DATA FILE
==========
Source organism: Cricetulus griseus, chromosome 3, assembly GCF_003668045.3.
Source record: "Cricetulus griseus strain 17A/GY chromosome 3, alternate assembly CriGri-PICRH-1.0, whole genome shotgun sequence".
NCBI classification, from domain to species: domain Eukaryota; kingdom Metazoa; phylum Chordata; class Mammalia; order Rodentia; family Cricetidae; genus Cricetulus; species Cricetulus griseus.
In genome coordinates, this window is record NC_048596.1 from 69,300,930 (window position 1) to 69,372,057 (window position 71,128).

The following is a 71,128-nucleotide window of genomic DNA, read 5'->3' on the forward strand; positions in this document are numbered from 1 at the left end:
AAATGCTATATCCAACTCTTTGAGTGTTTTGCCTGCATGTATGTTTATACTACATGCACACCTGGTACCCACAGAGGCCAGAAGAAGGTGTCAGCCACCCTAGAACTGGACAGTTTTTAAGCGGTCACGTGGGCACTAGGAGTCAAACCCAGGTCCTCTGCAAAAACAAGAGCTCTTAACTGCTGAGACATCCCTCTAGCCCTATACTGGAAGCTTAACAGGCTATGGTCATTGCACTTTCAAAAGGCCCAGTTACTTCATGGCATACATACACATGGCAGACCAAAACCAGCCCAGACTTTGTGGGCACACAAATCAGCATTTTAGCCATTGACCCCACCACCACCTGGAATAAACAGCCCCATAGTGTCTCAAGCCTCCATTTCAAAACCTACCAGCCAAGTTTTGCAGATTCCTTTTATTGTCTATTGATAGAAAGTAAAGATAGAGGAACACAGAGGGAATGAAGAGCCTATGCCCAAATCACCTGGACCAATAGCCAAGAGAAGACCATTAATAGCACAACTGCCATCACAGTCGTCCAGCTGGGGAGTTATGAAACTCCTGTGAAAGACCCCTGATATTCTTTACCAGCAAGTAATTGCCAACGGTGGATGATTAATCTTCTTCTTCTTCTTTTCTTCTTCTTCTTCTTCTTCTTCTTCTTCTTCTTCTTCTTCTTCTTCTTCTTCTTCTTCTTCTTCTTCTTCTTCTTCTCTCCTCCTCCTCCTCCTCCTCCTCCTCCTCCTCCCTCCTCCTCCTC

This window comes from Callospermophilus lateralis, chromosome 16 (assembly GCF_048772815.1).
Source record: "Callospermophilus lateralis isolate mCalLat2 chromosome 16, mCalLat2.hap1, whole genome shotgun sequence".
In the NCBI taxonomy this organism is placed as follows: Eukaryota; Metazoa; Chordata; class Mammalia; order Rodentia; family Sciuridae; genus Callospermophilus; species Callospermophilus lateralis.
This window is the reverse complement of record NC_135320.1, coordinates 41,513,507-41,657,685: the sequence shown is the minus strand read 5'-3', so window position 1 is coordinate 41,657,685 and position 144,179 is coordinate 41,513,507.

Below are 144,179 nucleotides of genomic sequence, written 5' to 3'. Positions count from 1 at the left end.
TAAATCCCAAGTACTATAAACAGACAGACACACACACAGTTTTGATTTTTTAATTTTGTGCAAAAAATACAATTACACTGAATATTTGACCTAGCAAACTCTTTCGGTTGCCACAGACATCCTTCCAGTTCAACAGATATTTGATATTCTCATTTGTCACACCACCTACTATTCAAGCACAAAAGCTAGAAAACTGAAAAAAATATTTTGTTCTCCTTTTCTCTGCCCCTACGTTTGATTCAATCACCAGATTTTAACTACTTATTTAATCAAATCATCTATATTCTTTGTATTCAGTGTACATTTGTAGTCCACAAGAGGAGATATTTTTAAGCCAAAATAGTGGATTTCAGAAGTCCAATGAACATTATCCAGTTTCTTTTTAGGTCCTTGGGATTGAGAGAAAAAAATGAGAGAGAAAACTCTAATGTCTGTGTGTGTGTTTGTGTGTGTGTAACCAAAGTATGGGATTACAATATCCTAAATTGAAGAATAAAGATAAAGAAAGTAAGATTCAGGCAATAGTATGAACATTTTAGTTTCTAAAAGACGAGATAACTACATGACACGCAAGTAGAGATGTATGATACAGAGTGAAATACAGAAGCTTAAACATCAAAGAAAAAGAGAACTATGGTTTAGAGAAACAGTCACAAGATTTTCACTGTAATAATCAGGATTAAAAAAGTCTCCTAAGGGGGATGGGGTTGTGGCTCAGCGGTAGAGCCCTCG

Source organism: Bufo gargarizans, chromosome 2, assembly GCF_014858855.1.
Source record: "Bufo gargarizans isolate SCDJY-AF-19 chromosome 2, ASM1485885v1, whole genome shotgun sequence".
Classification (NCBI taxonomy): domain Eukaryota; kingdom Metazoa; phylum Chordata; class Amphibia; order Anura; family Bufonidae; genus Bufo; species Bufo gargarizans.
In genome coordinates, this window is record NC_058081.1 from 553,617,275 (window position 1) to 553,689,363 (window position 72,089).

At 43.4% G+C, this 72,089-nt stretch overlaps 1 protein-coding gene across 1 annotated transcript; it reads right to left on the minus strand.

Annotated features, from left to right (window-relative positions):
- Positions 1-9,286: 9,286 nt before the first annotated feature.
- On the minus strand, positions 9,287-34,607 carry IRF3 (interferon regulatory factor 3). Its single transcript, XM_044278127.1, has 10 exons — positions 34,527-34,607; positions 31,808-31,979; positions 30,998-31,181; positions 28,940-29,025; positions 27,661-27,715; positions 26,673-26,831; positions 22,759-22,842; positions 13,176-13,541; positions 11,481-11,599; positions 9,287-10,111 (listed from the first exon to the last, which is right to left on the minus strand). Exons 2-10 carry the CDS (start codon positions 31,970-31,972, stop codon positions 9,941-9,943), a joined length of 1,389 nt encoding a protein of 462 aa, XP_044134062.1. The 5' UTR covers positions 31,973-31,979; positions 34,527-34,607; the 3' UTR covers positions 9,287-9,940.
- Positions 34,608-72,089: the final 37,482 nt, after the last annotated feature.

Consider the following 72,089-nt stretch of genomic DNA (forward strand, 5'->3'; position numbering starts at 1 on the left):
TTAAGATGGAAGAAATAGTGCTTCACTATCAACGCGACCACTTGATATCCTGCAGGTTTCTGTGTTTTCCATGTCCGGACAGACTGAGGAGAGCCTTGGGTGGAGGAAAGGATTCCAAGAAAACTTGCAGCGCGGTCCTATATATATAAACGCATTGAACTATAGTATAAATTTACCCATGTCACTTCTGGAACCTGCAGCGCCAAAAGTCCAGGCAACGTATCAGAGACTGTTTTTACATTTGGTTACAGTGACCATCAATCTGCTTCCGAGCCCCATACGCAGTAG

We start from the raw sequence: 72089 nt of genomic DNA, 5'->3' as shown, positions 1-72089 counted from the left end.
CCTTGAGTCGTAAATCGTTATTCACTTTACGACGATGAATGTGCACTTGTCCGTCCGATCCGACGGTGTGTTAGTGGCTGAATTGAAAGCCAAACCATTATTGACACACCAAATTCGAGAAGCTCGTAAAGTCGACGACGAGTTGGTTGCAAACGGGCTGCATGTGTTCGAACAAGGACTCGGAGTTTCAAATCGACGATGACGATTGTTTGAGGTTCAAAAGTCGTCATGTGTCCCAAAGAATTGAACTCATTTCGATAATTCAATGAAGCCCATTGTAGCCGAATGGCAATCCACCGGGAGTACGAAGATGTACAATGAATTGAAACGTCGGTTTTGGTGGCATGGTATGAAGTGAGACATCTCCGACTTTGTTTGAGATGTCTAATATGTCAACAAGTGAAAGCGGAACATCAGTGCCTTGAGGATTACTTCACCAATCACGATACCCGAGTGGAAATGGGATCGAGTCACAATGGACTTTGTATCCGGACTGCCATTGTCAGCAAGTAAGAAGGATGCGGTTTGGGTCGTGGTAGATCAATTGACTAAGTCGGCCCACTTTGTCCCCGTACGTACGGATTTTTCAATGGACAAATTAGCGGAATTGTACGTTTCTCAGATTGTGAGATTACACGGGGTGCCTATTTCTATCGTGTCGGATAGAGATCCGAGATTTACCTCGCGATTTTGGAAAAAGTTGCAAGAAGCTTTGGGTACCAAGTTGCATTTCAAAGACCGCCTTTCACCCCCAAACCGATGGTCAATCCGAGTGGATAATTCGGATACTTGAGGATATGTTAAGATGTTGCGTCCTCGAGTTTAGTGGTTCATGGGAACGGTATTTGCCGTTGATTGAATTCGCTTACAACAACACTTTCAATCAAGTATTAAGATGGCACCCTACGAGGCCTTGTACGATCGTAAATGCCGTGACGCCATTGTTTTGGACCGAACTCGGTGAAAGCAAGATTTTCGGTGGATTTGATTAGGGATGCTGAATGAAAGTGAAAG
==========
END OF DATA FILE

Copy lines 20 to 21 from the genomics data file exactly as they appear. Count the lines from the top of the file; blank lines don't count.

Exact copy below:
- On the minus strand, positions 9,287-34,607 carry IRF3 (interferon regulatory factor 3). Its single transcript, XM_044278127.1, has 10 exons — positions 34,527-34,607; positions 31,808-31,979; positions 30,998-31,181; positions 28,940-29,025; positions 27,661-27,715; positions 26,673-26,831; positions 22,759-22,842; positions 13,176-13,541; positions 11,481-11,599; positions 9,287-10,111 (listed from the first exon to the last, which is right to left on the minus strand). Exons 2-10 carry the CDS (start codon positions 31,970-31,972, stop codon positions 9,941-9,943), a joined length of 1,389 nt encoding a protein of 462 aa, XP_044134062.1. The 5' UTR covers positions 31,973-31,979; positions 34,527-34,607; the 3' UTR covers positions 9,287-9,940.
- Positions 34,608-72,089: the final 37,482 nt, after the last annotated feature.